bulgarianrose | Mar 13, 2018 |
Definitely a strange book. At first glance a Laurence Stern ramble full of digressions. But the book was written, rewritten and revised many times over many years. If it is a ramble it is a very deliberate one. A very conscious adoption of a specific style carried through with great imagination and persistence. A drift from figurative to impressionism tending towards abstract in literature rather than art. Thanks to the extensive footnotes a realisation that there is much, much more to this than a casual reading gives. ( )
  Steve38 | Jul 25, 2017 |
I've read it a couple of times now. I highly recommend it - great book. ( )
  Garrison0550 | May 5, 2016 |
I’ll generally give any novel or collection of short stories fifty pages before I give up. In the case of Boris Nikolaevich Bugayev’s (nom de plume: Andrey Biely) St. Petersburg, I gave it two hundred—and then abandoned ship. I just didn’t get it.

Both John Cournos, who wrote the Introduction and did the Russian – English translation, and George Reavey, who provided a Foreword, may rightly feel that Biely was an unrecognized genius. I don’t dispute that. I just don’t get him.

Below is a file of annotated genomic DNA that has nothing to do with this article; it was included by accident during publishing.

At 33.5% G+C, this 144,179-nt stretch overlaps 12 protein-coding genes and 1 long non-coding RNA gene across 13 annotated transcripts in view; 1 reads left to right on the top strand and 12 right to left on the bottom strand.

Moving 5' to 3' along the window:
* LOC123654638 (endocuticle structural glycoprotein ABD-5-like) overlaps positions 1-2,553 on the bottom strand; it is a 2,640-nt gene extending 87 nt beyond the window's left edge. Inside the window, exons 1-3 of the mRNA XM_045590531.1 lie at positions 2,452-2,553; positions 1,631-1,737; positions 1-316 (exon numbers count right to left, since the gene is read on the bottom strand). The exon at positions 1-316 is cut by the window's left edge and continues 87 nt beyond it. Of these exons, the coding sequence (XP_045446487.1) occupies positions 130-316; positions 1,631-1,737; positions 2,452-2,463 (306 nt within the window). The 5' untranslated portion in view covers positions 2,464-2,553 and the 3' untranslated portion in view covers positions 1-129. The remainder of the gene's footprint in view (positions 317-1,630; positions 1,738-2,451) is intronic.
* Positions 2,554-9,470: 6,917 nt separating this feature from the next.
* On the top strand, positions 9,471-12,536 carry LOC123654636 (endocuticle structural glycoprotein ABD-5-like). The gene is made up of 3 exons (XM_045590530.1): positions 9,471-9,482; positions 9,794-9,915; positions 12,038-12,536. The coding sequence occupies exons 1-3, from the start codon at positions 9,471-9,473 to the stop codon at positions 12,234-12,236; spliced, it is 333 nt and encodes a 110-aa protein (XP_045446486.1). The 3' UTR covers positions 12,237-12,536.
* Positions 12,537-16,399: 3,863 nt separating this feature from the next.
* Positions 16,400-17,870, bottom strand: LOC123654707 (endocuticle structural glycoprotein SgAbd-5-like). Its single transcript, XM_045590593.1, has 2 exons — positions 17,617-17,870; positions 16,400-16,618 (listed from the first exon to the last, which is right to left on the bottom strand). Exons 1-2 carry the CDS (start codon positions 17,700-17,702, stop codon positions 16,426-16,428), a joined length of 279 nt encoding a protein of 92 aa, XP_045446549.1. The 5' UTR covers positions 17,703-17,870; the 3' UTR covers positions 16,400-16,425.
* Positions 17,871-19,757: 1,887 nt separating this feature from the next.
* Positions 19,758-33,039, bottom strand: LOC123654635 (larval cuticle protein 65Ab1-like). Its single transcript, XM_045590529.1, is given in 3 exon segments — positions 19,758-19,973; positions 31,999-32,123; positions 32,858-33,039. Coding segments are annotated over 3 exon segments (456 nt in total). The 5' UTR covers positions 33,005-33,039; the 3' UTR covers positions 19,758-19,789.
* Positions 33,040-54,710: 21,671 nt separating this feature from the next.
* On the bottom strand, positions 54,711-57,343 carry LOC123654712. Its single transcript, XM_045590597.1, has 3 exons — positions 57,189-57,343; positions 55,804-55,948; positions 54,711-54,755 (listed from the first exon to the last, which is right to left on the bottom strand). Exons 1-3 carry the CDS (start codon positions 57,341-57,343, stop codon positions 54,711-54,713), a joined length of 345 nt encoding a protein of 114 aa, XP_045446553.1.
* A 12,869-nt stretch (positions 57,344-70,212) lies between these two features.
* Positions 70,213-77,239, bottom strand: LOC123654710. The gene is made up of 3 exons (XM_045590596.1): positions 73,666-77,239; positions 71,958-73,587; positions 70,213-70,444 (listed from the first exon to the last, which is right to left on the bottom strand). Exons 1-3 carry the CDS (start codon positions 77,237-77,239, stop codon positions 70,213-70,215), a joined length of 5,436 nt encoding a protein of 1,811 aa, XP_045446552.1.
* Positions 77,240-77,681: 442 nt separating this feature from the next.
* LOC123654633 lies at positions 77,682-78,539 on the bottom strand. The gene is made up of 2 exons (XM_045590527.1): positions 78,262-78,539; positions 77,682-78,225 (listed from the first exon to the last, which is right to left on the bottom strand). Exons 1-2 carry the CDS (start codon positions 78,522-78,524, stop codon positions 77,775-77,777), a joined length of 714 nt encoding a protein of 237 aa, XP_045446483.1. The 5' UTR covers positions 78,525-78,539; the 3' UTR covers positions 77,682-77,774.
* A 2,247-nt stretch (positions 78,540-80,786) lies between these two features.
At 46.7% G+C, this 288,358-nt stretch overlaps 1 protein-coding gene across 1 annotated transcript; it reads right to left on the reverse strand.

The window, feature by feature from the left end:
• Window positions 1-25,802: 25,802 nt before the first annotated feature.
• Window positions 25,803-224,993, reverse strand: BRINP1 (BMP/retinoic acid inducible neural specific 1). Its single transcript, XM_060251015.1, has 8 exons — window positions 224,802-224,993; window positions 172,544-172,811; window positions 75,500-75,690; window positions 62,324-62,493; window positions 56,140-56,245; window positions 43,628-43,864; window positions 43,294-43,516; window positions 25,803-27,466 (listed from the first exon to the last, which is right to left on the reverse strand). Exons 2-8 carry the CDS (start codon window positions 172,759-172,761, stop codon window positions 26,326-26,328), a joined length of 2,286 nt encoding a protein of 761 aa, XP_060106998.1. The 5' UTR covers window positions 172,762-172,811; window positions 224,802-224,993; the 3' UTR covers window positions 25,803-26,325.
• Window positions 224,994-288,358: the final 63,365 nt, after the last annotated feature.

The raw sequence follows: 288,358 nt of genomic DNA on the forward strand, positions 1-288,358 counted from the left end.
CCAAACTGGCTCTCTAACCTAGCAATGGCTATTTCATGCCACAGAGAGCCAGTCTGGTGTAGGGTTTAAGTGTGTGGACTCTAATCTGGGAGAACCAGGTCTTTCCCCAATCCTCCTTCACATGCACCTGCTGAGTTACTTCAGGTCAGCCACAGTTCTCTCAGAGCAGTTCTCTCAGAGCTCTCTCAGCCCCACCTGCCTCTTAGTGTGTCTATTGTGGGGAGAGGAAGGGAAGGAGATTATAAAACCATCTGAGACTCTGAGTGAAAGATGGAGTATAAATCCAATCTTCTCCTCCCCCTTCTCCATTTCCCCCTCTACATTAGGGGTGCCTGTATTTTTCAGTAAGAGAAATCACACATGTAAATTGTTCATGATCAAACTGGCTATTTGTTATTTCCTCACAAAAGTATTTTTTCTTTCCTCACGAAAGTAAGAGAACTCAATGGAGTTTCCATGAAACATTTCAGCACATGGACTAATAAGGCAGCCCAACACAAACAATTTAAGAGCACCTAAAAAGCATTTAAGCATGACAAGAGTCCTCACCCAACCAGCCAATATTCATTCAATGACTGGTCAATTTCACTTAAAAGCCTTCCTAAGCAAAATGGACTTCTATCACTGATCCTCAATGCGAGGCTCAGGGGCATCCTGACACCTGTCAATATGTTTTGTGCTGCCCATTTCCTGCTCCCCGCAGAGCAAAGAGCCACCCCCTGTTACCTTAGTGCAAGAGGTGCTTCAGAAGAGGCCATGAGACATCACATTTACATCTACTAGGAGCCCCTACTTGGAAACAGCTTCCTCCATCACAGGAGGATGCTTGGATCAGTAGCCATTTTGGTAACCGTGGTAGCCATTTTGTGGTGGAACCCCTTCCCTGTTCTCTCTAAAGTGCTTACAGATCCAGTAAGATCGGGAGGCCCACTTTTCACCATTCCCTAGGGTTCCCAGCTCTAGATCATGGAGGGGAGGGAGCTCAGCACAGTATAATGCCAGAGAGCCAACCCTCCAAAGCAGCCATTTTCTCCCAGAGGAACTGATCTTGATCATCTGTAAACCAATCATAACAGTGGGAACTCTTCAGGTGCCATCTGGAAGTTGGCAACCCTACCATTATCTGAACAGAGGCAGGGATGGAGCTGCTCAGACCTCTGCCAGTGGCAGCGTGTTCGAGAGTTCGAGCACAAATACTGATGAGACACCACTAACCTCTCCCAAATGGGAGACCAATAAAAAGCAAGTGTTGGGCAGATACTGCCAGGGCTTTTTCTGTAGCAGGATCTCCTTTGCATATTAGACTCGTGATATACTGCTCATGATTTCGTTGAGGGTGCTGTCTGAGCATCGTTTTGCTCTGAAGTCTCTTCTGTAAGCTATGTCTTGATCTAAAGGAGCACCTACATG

It could well have to do with my immediate reading environment: almost exclusively in the NYC subway system. But I do much of my reading on the subway – and do it to a good end. Unfortunately, this was not the case with St. Petersburg. I found the plot line every bit as noisy and chaotic as the subway system itself.

Far be it from me to dissuade anyone with a serious interest in Russian literature from undertaking a read of St. Petersburg and correcting, for him- or herself (and for any other potentially interested reader her at Goodreads my negative verdict. I’d prefer to think I just don’t have the right stuff for Biely.

Rather than give the novel a low rating, however, I'd prefer to leave that part of this review blank. If there's any fault here, I have to believe it's with the reader and not with the writer or translator.

RRB
11/08/13
Brooklyn, NY

  RussellBittner | Dec 12, 2014 |
I’ll generally give any novel or collection of short stories fifty pages before I give up. In the case of Boris Nikolaevich Bugayev’s (nom de plume: Andrey Biely) St. Petersburg, I gave it two hundred — and then abandoned ship. I just didn’t get it.

Both John Cournos, who wrote the Introduction and did the Russian – English translation, and George Reavey, who provided a Foreword, may rightly feel that Biely was an unrecognized genius. I don’t dispute that. I just don’t get him.

It could well have to do with my immediate reading environment: almost exclusively in the NYC subway system. But I do much of my reading on the subway – and do it to a good end. Unfortunately, this was not the case with St. Petersburg. I found the plot line every bit as noisy and chaotic as the subway system itself.